However the trip to the airport had many hills, and my battery died much sooner than I expected. I had to turn off the heater and other devices and travel slowly just to keep going. Fortunately, I found another charging station along the way, but its fast-charge socket was already occupied by another driver. With my flight time approaching I had to ask to cut in and charge my car for about two minutes . Fortunately, two minutes was enough for another 15 more kilometers, and I just made it to the airport.

In general, it was very disturbing to need to check the driving distance and battery constantly and keep an eye out for charging stations. I had to recharge the car five times over my two-day, 230-kilometer trip. If I had driven the same distance with a gas-powered vehicle, I would have needed to refill at a gas station just once.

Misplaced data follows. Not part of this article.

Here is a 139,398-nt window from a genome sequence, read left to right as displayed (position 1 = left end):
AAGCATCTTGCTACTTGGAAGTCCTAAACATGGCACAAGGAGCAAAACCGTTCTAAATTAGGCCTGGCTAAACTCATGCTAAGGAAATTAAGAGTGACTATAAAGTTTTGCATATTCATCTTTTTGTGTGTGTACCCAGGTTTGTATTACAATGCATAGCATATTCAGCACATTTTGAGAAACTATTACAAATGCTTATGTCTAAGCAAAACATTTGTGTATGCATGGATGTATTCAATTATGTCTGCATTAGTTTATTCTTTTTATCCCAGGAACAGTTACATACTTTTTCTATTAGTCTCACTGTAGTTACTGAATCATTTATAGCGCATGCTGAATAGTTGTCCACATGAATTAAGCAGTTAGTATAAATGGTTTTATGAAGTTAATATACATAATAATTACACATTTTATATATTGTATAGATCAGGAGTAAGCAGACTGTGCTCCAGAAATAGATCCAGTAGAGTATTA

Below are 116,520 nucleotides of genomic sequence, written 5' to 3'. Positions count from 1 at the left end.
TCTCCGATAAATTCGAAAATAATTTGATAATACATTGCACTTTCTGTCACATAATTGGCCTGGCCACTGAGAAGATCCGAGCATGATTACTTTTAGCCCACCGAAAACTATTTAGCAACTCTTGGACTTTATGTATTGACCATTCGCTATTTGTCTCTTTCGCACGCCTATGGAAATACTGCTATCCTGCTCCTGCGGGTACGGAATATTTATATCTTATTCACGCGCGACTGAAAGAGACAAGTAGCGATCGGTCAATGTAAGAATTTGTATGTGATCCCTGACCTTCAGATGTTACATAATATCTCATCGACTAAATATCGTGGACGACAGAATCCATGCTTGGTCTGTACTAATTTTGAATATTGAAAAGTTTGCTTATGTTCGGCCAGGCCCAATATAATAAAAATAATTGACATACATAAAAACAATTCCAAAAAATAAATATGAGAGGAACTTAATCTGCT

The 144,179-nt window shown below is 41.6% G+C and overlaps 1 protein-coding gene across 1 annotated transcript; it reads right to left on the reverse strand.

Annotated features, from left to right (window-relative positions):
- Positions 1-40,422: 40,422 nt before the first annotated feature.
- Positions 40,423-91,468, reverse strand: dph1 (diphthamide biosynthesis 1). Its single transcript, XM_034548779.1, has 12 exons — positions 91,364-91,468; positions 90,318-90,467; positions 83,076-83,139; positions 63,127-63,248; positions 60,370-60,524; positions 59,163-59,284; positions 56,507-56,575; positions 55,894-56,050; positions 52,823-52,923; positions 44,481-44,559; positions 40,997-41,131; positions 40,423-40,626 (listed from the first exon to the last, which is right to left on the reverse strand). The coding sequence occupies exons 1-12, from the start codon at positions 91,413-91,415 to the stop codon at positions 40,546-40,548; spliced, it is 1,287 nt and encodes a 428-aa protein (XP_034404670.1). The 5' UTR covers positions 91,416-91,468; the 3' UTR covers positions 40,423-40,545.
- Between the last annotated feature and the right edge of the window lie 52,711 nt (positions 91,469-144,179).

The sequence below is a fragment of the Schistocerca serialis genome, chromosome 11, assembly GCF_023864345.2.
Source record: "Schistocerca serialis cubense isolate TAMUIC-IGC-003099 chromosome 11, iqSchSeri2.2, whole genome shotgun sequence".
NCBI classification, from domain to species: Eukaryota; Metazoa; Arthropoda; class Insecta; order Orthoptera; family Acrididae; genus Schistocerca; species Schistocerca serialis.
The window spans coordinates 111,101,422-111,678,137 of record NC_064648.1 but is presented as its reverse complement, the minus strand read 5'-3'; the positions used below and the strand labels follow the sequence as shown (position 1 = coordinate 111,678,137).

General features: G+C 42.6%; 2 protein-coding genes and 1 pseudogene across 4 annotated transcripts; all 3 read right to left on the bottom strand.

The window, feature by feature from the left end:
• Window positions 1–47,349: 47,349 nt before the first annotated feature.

Some popular sites around Jeju Island include, from top, fields of rapeseed flowers near Seopjikoji; Bijarim Forest; the Teddy Bear Museum; and the Haenyeo Museum, which is dedicated to the culture of women divers on Jeju island.

Free charging - for now

The great part of driving an electric car was that I did not have to pay anything for fuel. Charging electric vehicles in Korea is still free. If I were to drive the same distance in a gas-fueled car, I would have spent at least 50,000 won for gas, or 30,000 won for a liquefied petroleum gas-fueled car.

“We decided to rent an electric car because it was cheap,” said Yu A-jin, a student from Goyang, Gyeonggi, who was travelling with friends.

She said they paid just 70,000 won to use the car for four days. “We have been driving around the coastline for three days, and we don’t see much difference from a normal gas vehicle.”

However, driving an electric vehicle will get a bit more expensive from as early as next year, according to the Ministry of Environment, because it will begin to cost about 2,000 won to charge a battery fully.

A snap to charge the battery